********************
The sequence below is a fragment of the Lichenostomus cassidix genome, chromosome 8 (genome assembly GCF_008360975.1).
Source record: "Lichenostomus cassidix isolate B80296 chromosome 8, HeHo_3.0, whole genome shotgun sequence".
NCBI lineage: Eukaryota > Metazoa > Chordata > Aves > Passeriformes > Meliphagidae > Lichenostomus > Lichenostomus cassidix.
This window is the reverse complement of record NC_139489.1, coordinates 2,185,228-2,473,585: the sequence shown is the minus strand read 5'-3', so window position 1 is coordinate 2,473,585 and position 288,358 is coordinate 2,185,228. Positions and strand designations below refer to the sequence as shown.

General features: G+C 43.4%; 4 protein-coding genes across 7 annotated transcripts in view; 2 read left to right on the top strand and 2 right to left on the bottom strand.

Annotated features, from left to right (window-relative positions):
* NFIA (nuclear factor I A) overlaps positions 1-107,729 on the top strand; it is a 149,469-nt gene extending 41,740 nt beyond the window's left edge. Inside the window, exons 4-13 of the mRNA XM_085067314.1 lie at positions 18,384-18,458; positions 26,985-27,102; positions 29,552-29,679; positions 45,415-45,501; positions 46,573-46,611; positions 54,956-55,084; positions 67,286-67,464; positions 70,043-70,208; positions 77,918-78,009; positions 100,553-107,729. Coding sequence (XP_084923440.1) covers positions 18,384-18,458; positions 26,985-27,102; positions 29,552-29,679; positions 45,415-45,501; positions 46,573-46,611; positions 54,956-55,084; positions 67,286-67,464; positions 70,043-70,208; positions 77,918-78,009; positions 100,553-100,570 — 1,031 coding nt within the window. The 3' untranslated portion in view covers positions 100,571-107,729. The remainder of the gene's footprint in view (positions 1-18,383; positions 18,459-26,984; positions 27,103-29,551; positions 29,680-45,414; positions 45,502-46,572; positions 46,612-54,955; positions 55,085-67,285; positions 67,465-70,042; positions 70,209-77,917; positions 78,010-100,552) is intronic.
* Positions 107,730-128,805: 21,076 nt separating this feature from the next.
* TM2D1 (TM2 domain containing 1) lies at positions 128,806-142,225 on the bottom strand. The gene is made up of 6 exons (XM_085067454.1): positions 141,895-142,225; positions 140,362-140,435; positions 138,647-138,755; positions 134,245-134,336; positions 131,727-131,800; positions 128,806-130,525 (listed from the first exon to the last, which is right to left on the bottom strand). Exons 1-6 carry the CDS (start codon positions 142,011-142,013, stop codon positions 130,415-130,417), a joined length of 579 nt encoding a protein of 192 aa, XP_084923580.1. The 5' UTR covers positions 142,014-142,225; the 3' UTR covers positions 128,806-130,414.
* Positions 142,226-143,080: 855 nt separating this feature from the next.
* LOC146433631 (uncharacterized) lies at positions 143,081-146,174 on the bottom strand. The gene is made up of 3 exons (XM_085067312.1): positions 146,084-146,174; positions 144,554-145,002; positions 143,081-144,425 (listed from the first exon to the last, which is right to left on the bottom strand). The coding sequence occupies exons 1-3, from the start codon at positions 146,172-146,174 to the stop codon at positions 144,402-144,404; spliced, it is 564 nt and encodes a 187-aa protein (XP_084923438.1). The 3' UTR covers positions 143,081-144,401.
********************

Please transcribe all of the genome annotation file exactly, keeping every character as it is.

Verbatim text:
The sequence below is a fragment of the Lichenostomus cassidix genome, chromosome 8 (genome assembly GCF_008360975.1).
Source record: "Lichenostomus cassidix isolate B80296 chromosome 8, HeHo_3.0, whole genome shotgun sequence".
NCBI lineage: Eukaryota > Metazoa > Chordata > Aves > Passeriformes > Meliphagidae > Lichenostomus > Lichenostomus cassidix.
This window is the reverse complement of record NC_139489.1, coordinates 2,185,228-2,473,585: the sequence shown is the minus strand read 5'-3', so window position 1 is coordinate 2,473,585 and position 288,358 is coordinate 2,185,228. Positions and strand designations below refer to the sequence as shown.

General features: G+C 43.4%; 4 protein-coding genes across 7 annotated transcripts in view; 2 read left to right on the top strand and 2 right to left on the bottom strand.

Annotated features, from left to right (window-relative positions):
* NFIA (nuclear factor I A) overlaps positions 1-107,729 on the top strand; it is a 149,469-nt gene extending 41,740 nt beyond the window's left edge. Inside the window, exons 4-13 of the mRNA XM_085067314.1 lie at positions 18,384-18,458; positions 26,985-27,102; positions 29,552-29,679; positions 45,415-45,501; positions 46,573-46,611; positions 54,956-55,084; positions 67,286-67,464; positions 70,043-70,208; positions 77,918-78,009; positions 100,553-107,729. Coding sequence (XP_084923440.1) covers positions 18,384-18,458; positions 26,985-27,102; positions 29,552-29,679; positions 45,415-45,501; positions 46,573-46,611; positions 54,956-55,084; positions 67,286-67,464; positions 70,043-70,208; positions 77,918-78,009; positions 100,553-100,570 — 1,031 coding nt within the window. The 3' untranslated portion in view covers positions 100,571-107,729. The remainder of the gene's footprint in view (positions 1-18,383; positions 18,459-26,984; positions 27,103-29,551; positions 29,680-45,414; positions 45,502-46,572; positions 46,612-54,955; positions 55,085-67,285; positions 67,465-70,042; positions 70,209-77,917; positions 78,010-100,552) is intronic.
* Positions 107,730-128,805: 21,076 nt separating this feature from the next.
* TM2D1 (TM2 domain containing 1) lies at positions 128,806-142,225 on the bottom strand. The gene is made up of 6 exons (XM_085067454.1): positions 141,895-142,225; positions 140,362-140,435; positions 138,647-138,755; positions 134,245-134,336; positions 131,727-131,800; positions 128,806-130,525 (listed from the first exon to the last, which is right to left on the bottom strand). Exons 1-6 carry the CDS (start codon positions 142,011-142,013, stop codon positions 130,415-130,417), a joined length of 579 nt encoding a protein of 192 aa, XP_084923580.1. The 5' UTR covers positions 142,014-142,225; the 3' UTR covers positions 128,806-130,414.
* Positions 142,226-143,080: 855 nt separating this feature from the next.
* LOC146433631 (uncharacterized) lies at positions 143,081-146,174 on the bottom strand. The gene is made up of 3 exons (XM_085067312.1): positions 146,084-146,174; positions 144,554-145,002; positions 143,081-144,425 (listed from the first exon to the last, which is right to left on the bottom strand). The coding sequence occupies exons 1-3, from the start codon at positions 146,172-146,174 to the stop codon at positions 144,402-144,404; spliced, it is 564 nt and encodes a 187-aa protein (XP_084923438.1). The 3' UTR covers positions 143,081-144,401.